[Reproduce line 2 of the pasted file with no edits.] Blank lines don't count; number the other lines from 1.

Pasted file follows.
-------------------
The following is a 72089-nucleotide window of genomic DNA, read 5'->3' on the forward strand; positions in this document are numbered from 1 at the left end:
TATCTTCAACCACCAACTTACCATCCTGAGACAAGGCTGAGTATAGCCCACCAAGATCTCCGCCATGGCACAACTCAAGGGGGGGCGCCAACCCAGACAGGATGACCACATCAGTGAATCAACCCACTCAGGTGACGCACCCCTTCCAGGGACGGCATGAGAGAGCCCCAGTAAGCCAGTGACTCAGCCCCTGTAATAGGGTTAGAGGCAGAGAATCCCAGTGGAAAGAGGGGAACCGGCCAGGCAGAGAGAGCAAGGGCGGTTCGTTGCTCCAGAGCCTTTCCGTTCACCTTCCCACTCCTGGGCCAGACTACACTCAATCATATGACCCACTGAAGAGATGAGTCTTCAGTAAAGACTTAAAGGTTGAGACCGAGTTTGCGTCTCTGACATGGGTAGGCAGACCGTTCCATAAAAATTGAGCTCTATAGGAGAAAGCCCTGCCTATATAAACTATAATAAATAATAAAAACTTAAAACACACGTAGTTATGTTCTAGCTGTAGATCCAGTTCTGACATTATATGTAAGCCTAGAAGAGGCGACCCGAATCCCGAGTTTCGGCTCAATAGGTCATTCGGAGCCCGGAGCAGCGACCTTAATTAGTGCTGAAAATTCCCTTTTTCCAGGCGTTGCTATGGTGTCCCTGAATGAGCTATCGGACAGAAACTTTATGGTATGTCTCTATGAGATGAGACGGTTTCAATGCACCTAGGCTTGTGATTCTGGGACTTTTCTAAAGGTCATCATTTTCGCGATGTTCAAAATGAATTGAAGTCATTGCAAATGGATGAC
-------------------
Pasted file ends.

TATCTTCAACCACCAACTTACCATCCTGAGACAAGGCTGAGTATAGCCCACCAAGATCTCCGCCATGGCACAACTCAAGGGGGGGCGCCAACCCAGACAGGATGACCACATCAGTGAATCAACCCACTCAGGTGACGCACCCCTTCCAGGGACGGCATGAGAGAGCCCCAGTAAGCCAGTGACTCAGCCCCTGTAATAGGGTTAGAGGCAGAGAATCCCAGTGGAAAGAGGGGAACCGGCCAGGCAGAGAGAGCAAGGGCGGTTCGTTGCTCCAGAGCCTTTCCGTTCACCTTCCCACTCCTGGGCCAGACTACACTCAATCATATGACCCACTGAAGAGATGAGTCTTCAGTAAAGACTTAAAGGTTGAGACCGAGTTTGCGTCTCTGACATGGGTAGGCAGACCGTTCCATAAAAATTGAGCTCTATAGGAGAAAGCCCTGCCTATATAAACTATAATAAATAATAAAAACTTAAAACACACGTAGTTATGTTCTAGCTGTAGATCCAGTTCTGACATTATATGTAAGCCTAGAAGAGGCGACCCGAATCCCGAGTTTCGGCTCAATAGGTCATTCGGAGCCCGGAGCAGCGACCTTAATTAGTGCTGAAAATTCCCTTTTTCCAGGCGTTGCTATGGTGTCCCTGAATGAGCTATCGGACAGAAACTTTATGGTATGTCTCTATGAGATGAGACGGTTTCAATGCACCTAGGCTTGTGATTCTGGGACTTTTCTAAAGGTCATCATTTTCGCGATGTTCAAAATGAATTGAAGTCATTGCAAATGGATGAC